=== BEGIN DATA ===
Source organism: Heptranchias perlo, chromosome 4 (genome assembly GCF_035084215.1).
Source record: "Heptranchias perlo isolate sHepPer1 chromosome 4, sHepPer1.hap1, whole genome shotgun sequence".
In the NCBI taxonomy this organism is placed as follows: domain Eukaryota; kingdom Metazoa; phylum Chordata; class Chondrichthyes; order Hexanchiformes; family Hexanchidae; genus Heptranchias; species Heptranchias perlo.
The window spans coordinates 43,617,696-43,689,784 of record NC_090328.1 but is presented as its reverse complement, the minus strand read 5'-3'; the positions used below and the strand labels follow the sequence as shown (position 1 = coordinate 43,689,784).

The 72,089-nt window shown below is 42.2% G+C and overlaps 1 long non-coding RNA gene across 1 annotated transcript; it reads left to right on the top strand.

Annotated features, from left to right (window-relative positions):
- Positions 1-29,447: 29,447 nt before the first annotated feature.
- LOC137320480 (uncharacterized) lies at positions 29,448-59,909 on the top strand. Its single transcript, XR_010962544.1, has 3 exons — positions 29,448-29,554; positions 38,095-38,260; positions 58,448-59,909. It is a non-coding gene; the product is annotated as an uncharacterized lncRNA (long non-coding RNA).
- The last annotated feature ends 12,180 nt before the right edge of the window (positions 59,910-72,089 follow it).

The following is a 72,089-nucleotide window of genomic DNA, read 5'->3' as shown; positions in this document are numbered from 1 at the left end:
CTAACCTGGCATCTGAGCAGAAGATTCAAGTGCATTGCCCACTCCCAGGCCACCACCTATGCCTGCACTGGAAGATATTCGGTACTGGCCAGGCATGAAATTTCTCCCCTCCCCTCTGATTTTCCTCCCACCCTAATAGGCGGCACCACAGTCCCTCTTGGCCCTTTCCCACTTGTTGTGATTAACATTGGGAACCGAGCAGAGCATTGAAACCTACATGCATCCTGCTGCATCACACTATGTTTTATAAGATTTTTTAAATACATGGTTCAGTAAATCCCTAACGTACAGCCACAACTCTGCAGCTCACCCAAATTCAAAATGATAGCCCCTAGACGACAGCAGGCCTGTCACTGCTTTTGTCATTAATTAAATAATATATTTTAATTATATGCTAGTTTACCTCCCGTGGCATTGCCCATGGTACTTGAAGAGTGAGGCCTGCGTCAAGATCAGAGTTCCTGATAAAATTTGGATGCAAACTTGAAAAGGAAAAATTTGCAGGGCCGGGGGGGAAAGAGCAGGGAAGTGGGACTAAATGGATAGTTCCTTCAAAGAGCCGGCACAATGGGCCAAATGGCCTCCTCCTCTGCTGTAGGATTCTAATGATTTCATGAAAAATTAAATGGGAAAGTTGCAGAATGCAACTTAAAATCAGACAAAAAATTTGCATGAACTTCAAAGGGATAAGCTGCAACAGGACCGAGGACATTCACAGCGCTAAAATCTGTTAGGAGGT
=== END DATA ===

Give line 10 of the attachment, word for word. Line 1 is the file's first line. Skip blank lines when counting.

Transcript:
The following is a 72,089-nucleotide window of genomic DNA, read 5'->3' as shown; positions in this document are numbered from 1 at the left end: